Delivering Beer in a Box
On page 154 of the second edition of the Simon & Schuster Pocket Guide to Beer, published in 1988, author Michael Jackson described a brewery called Golden Pacific:
“Beer-in-a-box was an early innovation from this micro-brewery in Emeryville, a borough in the urban agglomeration between San Francisco and Oakland. The initial product, Golden Pacific Bittersweet Ale, has a full, darkish colour; a light-to-medium body; some malty chewiness; and an extremely dry finish. Too early to rate.”
Indeed. “The idea was just to kind of box it up and deliver it like pizza,” Golden Pacific co-founder Tad Stratford told me recently. The boxes, too, seemed to Stratford a way around the potentially prohibitive cost of a bottling line (all smaller breweries back then started with either kegging or bottling—canning wouldn’t seem a viable option for many years yet).
Golden Pacific appears to have been the only American brewery selling its beer in a box 30 years ago, though several operations, big and small, now do so. Boxed wine had been circulating in the U.S. since the 1970s, having been introduced in Australia during the decade before. The technology worked well for that flatter libation.
For carbonated beer, things were different. The technology was much more rudimentary than today—essentially, it was beer stuffed in a bag stuffed in a box. Stratford said that he and early business partner Maureen Lojo ordered cardboard boxes with bladder-like plastic bags from a vendor in Southern California. They would pay to have the vendor wax the boxes as well. That was because they then used a hot glue gun to kind of solder them together to withstand the pressure from the carbonation.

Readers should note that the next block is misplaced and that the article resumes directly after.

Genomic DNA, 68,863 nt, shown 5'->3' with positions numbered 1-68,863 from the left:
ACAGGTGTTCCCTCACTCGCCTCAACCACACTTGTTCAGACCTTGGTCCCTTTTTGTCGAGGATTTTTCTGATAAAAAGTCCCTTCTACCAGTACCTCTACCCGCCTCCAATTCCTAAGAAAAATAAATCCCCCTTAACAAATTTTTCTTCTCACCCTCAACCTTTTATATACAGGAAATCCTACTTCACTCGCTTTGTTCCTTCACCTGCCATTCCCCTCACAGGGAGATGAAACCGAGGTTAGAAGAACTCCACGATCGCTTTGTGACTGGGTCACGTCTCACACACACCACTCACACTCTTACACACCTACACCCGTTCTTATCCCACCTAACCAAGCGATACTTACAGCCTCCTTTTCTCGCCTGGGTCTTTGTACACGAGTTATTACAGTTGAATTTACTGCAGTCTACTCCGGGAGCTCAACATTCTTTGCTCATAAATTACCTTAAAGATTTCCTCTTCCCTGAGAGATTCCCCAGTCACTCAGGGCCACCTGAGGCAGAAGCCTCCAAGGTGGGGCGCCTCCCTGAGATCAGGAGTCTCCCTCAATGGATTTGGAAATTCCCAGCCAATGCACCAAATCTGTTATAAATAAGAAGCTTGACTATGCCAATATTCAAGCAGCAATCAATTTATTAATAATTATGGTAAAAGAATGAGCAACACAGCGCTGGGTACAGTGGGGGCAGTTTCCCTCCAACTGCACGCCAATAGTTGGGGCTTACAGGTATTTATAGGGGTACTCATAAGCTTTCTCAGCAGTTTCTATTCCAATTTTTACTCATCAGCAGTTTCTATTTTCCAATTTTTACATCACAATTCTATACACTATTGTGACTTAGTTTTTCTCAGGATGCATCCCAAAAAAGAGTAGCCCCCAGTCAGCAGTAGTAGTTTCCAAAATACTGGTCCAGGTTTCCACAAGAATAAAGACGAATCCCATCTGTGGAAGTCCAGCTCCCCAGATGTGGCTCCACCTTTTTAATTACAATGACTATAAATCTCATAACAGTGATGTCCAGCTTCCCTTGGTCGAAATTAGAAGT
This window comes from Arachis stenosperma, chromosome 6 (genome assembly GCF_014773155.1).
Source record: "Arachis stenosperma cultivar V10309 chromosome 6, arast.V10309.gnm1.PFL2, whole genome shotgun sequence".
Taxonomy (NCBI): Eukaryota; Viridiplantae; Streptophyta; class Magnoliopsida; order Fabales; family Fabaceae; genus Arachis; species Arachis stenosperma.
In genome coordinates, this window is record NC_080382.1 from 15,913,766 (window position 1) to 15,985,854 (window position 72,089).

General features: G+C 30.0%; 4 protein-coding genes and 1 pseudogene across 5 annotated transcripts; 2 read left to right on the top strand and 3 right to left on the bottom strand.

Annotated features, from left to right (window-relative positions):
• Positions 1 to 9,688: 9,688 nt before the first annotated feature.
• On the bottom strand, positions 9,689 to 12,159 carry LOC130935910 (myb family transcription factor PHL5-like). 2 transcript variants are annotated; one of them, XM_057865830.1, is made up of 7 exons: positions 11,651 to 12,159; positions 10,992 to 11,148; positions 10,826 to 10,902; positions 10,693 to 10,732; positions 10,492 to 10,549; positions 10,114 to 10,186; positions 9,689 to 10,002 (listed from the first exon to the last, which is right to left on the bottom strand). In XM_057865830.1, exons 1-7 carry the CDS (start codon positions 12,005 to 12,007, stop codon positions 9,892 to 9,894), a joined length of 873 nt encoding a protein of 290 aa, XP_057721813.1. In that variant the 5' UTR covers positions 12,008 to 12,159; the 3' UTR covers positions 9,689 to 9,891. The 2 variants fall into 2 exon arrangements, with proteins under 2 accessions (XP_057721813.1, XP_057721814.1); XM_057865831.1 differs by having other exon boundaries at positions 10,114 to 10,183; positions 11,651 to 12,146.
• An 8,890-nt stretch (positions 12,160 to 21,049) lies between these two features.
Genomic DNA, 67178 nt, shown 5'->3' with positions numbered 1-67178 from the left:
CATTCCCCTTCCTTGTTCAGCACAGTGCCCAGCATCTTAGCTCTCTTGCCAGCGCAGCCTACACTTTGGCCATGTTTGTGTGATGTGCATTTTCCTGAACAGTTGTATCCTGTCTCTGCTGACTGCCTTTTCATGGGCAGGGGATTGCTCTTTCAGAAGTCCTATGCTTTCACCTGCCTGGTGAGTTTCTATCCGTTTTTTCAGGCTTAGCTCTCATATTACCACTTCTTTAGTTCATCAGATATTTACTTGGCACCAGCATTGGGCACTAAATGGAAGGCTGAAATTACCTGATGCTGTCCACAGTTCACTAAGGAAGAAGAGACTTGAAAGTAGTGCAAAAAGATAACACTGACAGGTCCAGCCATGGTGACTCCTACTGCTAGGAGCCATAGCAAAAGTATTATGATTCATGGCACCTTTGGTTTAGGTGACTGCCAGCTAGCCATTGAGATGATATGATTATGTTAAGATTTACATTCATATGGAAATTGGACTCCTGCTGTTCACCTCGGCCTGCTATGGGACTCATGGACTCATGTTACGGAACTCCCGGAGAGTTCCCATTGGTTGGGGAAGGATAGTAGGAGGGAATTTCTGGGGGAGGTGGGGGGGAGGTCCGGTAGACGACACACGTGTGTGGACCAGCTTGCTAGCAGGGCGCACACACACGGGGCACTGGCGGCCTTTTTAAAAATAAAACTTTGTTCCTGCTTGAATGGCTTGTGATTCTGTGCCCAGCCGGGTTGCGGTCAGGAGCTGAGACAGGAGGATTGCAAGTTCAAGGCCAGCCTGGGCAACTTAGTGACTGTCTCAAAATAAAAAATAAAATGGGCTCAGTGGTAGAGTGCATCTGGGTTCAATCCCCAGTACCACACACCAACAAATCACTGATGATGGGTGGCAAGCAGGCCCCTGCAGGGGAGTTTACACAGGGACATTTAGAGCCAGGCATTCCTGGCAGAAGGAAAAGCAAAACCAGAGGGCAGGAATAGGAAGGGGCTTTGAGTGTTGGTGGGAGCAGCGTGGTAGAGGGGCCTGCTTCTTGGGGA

They sold the boxes for about $25 a pop—and pop they would, the pressure finally released. Stratford often delivered the containers personally, just like pizza. The brewery sold about 30 to 40 a week, most of the sales coming on the weekends.
Golden Pacific, which launched in 1985, operated out of an old General Motors engine factory in Emeryville, the city between Berkeley and Oakland. True to form for smaller startup breweries then (and for a while after), Stratford and Lojo got their equipment secondhand and made it work—the commercial refrigerator came from a nearby music club, for instance, the original brewing kettle from a soup kitchen.
The pair, University of California-Berkeley graduates in their mid-20s by the time Golden Pacific started drawing local attention, were also self-educated brewing-wise. They perfected the recipe for Bittersweet Ale at home in Berkeley. Stratford described it 30 years later as a kind of India pale ale ahead of its time—hoppy, rich and dark (similar to Michael Jackson’s assessment published in 1988).
Stratford eventually left his job as an accounting assistant at the university and Lojo as a computer trainer at a local firm to focus on Golden Pacific. Part of that focus involved a shift away from the boxes and to proper bottles, which they filled initially with a rejiggered capper.
Lojo moved on early and is now on the business-administration faculty of Sacramento State. Stratford kept at it through the late 1980s, until he sold the operation in 1990 to his Emeryville landlords, who moved it to Berkeley. (Stratford now works in financial systems in the Bay Area.)
As for those beers in a box, they continued as a novelty through Stratford’s tenure. If a customer called the brewery to request one, Golden Pacific could generally make it work, he said. Asked what was the oddest place he ever delivered a box to, Stratford laughed. And demurred.
“If you think about where I was delivering, I was delivering in Berkeley. That might answer a little bit of the question.”
Tom Acitelli is the author of The Audacity of Hops: The History of America’s Craft Beer Revolution. His most recent book is a history of American fine wine called American Wine: A Coming-of-Age Story. Reach him on Twitter @tomacitelli.